Obama administration aims for bottom-up approach to creating global standards for protection of IT and critical infrastructure.
What do homelessness, mobile apps and rock music have in common? They’re all part of Project REACH (Real-time Electronic Access for Caregivers and the Homeless), a mobile app development program launched jointly by the Veterans Affairs Department and New Jersey rocker Jon Bon Jovi.
In March, the VA partnered with Bon Jovi’s charitable organization, the JBJ Soul Foundation, as well as the Departments of Health and Human Services and Housing and Urban Development, to serve up a unique challenge to app developers: Build a mobile app to help homeless people locate food, shelter and other services.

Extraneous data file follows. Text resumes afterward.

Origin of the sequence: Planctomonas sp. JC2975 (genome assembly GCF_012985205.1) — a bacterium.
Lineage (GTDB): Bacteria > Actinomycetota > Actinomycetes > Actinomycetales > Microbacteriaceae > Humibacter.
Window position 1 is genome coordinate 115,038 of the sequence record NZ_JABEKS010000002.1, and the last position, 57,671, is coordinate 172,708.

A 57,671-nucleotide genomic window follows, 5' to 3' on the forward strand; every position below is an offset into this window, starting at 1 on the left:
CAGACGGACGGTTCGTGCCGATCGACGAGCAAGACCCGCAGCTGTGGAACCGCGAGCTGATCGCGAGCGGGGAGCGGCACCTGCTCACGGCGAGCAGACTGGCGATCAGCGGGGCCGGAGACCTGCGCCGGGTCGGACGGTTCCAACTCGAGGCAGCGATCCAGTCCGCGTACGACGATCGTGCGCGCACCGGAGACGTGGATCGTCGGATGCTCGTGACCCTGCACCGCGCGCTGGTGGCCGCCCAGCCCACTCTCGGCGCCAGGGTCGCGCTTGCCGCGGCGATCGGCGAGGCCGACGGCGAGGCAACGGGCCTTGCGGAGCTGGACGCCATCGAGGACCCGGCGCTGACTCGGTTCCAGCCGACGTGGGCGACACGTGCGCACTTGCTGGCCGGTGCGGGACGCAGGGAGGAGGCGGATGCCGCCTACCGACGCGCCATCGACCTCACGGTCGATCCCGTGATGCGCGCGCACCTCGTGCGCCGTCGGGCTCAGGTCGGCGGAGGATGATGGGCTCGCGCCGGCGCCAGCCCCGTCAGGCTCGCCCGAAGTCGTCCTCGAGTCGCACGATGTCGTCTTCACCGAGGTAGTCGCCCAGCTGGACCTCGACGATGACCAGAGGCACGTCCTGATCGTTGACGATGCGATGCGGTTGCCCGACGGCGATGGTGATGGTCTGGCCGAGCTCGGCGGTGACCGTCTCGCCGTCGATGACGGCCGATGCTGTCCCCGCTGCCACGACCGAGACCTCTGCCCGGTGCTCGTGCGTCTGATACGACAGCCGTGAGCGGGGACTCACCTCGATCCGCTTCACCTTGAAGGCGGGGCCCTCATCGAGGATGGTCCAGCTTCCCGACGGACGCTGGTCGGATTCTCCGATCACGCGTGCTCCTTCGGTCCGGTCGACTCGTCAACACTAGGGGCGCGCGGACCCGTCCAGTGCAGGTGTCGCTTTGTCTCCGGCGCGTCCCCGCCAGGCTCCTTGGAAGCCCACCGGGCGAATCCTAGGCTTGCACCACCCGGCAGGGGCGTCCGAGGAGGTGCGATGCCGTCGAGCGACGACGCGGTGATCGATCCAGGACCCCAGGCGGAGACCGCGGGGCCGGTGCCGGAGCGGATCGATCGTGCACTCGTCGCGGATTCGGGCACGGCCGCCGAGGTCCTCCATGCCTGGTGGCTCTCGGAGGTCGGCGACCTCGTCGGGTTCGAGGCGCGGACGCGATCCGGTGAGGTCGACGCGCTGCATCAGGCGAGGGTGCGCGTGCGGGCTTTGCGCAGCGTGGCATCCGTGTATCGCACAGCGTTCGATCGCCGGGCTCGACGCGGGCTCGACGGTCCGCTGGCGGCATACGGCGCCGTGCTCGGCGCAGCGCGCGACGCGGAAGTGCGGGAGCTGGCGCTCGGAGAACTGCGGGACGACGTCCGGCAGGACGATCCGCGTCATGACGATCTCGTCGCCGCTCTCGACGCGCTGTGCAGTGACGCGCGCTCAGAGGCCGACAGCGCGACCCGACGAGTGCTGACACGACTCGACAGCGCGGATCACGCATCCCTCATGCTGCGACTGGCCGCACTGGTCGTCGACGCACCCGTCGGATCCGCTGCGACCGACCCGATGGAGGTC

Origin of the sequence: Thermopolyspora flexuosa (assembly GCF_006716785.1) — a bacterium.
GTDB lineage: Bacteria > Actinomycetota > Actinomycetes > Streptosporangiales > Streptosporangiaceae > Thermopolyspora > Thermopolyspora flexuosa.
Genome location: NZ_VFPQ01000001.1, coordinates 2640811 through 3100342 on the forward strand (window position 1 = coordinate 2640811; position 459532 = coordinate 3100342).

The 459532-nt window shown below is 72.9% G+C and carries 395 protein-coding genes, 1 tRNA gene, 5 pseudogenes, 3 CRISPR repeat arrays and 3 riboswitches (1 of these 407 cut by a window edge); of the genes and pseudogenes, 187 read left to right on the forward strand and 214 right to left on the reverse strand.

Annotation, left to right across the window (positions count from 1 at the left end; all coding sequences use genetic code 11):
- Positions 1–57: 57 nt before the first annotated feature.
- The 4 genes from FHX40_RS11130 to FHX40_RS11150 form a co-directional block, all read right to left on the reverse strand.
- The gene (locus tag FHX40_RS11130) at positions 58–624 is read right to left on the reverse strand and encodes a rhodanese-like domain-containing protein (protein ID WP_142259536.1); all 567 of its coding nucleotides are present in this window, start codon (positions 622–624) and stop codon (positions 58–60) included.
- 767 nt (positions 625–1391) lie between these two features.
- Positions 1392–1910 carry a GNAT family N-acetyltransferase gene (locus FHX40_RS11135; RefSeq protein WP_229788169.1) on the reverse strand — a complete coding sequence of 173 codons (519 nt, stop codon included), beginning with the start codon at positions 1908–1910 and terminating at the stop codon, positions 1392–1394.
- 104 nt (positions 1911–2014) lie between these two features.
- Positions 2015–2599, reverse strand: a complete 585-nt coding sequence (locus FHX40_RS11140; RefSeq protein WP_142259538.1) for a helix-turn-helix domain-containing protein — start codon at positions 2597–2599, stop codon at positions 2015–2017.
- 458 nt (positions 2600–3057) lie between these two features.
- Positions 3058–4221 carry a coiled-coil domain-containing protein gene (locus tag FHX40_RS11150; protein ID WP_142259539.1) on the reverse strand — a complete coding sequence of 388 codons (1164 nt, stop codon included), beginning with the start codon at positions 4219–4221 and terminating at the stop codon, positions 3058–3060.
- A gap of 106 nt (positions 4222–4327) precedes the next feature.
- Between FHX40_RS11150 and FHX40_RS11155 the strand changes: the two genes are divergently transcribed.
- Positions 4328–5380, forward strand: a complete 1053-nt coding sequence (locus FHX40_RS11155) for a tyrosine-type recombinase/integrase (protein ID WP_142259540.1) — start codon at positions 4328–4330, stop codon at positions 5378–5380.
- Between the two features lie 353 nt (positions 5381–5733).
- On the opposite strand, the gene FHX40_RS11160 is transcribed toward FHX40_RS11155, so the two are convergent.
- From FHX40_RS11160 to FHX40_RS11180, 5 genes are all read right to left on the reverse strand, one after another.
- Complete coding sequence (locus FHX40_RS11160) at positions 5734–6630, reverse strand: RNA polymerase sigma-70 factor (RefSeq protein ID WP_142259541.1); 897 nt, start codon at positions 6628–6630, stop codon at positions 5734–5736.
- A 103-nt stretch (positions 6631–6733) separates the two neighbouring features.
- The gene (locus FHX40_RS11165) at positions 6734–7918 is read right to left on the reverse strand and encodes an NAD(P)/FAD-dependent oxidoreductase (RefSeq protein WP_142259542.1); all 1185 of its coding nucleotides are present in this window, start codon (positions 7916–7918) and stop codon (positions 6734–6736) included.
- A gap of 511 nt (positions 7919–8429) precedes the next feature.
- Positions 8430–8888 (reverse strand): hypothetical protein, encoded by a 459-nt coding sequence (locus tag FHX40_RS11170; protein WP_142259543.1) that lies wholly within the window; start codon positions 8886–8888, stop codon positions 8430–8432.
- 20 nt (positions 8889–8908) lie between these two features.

In June, Project REACH awarded $10,000 cash prizes to five mobile app developers who will compete for the grand prize of $25,000. The winner will be the developer who can build an app that scales to a national level, connecting the homeless — one out of six of whom is a veteran — with food kitchens, health clinics, housing services and other resources.
“We all use smartphones, tablets or laptops to check the score of a game or to text our friends,” said HUD Secretary Shaun Donovan. “These bright minds will develop a tool that can actually connect homeless veterans with the help they need to move beyond a life on the streets.”